Henri Strengthens Into Hurricane, Aiming for Long Island
(Bloomberg) -- Henri strengthened into a Category 1 hurricane on Saturday and is on course to pound the coast of New York and New England, prompting New York Governor Andrew Cuomo to declare a state of emergency.
The storm is forecast to strike Long Island or Connecticut on Sunday before pushing into the upper Hudson River Valley or Berkshire Hills.
President Joe Biden declared an emergency in Rhode Island and ordered federal assistance. He authorized the Department of Homeland Security and the Federal Emergency Management Agency to coordinate all disaster relief efforts.
Amtrak suspended all service between New York and Boston for Sunday. As of 5 p.m. Saturday, 649 flights around the U.S. had been canceled for Sunday, according to Flight Aware. The majority of those were in Boston, Newark and New York. Long Island Rail Road and Metro-North Railroad will suspend some services beginning Saturday night.
The Coast Guard has set port condition “Yankee” for New York, New Jersey and Southeastern New England, meaning that all commercial vessels and barges of more than 500 tons should inform authorities if they wish to remain in port or leave.
A large crowd gathered in Central Park for a concert celebrating New York’s resilience during the pandemic was asked to leave and seek shelter after a serious weather system moved into the area. There was confusion about whether the concert, which was to feature performances by Bruce Springsteen and Paul Simon, had been canceled.
New York City, to the west of Henri’s track, will probably be hit by gusts of up to 60 miles (97 kilometers) per hour, and areas along the city’s East River and Flushing Bay could have sea levels rise as much as 5 feet (1.5 meters). Winds should begin to rise throughout New York and Long Island early Sunday.
However, barring a further shift, the city will avoid a direct strike.
“I know it’s short notice. Think Superstorm Sandy. That was a Category 1. This is a Category 1,” Cuomo said in a press briefing on Saturday. “Hopefully, we don’t come anywhere near the damage of Superstorm Sandy.”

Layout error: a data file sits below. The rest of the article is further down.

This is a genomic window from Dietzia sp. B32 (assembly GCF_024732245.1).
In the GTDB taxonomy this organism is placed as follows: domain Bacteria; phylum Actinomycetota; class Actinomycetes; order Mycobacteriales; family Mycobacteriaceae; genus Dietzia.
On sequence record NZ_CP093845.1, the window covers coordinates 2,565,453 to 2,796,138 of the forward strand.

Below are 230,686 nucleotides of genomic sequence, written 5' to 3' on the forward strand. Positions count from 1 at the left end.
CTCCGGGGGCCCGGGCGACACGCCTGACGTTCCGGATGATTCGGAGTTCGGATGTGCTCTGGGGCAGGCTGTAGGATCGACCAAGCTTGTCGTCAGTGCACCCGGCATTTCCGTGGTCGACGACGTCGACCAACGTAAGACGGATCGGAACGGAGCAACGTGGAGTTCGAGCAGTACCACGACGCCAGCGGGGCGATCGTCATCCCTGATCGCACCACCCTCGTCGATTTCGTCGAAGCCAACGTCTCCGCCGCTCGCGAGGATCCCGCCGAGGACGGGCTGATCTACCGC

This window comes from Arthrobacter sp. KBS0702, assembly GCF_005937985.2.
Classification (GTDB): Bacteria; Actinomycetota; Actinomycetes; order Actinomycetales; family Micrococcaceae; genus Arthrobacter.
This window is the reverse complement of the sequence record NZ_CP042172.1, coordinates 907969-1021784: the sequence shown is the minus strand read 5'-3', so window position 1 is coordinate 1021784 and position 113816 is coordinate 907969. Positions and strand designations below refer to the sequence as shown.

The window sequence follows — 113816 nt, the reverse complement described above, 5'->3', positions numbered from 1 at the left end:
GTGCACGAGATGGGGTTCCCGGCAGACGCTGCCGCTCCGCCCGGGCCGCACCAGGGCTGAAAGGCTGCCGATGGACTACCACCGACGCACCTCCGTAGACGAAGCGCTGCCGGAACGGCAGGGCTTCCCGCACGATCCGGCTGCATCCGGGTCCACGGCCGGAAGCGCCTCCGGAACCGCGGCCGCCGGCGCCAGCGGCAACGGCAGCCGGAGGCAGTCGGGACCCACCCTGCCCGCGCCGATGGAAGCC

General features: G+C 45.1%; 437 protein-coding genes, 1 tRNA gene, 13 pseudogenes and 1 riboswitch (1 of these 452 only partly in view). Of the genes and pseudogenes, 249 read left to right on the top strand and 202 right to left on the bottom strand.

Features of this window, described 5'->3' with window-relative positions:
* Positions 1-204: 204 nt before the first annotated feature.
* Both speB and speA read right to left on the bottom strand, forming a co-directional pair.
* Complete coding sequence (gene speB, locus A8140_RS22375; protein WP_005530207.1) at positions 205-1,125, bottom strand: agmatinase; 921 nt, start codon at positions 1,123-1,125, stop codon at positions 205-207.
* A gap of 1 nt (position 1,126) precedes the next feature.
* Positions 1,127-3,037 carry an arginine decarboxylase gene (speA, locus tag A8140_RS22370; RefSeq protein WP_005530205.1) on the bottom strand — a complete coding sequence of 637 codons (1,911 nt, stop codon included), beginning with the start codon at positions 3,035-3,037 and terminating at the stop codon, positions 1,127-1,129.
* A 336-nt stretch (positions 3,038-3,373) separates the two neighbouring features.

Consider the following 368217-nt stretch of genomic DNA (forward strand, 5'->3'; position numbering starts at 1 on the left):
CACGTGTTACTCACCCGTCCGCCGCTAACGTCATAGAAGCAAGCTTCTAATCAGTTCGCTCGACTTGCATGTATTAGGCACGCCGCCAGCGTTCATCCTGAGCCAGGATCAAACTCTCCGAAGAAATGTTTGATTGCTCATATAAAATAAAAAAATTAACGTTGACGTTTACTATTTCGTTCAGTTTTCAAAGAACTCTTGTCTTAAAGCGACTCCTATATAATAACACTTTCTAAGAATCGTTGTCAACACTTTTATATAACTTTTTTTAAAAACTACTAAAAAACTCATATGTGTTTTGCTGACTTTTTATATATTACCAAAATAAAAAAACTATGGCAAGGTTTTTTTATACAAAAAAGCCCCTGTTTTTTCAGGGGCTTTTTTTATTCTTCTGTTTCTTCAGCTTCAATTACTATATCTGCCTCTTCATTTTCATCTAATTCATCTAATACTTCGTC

Henri is unlikely to produce anywhere near the $77 billion in damages that Sandy caused in 2012, but it poses a significant threat to transportation and power networks, and is set to unleash potentially deadly storm surges.
Its hurricane-strength winds reach out 60 miles, while Sandy was one of the largest storms recorded in the Atlantic ocean with hurricane-strength winds extending 175 miles from its center.
Utilities are bracing for power outages. Eversource Energy, which serves Connecticut and Massachusetts, said it’s closely monitoring forecasts. Con Edison, which serves much of the New York City region, is “preparing for a worst-case scenario” and lining up 1,200 workers from other utilities to help restore service.
The PGA Tour postponed the final round of the $9.5 million Northern Trust tournament to Monday. “It may be wet but we’re very fortunate to have a golf course here built on sand,” John Mutch, PGA senior tournament director, said in an interview with the Golf Channel.
Henri’s final track will depend on a weather system developing in the Midwest. Forecasts have already shifted a number of times.
The hurricane was about 335 miles south of Montauk Point, on Long Island, with 75 mph sustained winds, the National Hurricane Center said in a 5 p.m. advisory. The forecast calls for it to strengthen slightly before it comes ashore sometime Sunday.
Hurricane warnings have been posted from Fire Island Inlet to Montauk Point on Long Island’s south shore and from Port Jefferson Harbor to the eastern tip on the north side, and extended to Westport, Massachusetts, and for Block Island, a popular tourist destination. After it comes ashore, the storm is forecast to drift across central Massachusetts early Monday before sweeping to the east across New Hampshire and Maine.
Although the impact on New York City and Boston will mostly be in the form of high winds, a dangerous storm surge may funnel into Long Island Sound, striking both the New York and Connecticut coastlines.
The winds, rain and surge damage could reach at least $1 billion in losses, said Chuck Watson, a disaster modeler with Enki Research. Many of those costs will be absorbed by residents, who will make repairs themselves or because the damage won’t reach insurance deductibles. The storm could also kick up a tornado or two over southern New England, the NHC said.
But comparisons with Sandy are off the mark. The storm will raise sea levels on the East River and in Flushing by 3 to 5 feet, according to the NHC. Sandy generated a record surge, combined with high tide, of 13.88 feet at the Battery in Manhattan, and flooded the city’s subway.
“There are a lot of media references to Sandy right now, and this will absolutely not be remotely comparable,” Steve Bowen, lead meteorologist at AON, said in a statement.
Henri is the latest in a string of menacing events unfolding around the globe as climate change fuels extreme weather. Massive wildfires are ablaze in California, Greece, Algeria, France and elsewhere. July was the hottest month ever recorded on Earth.
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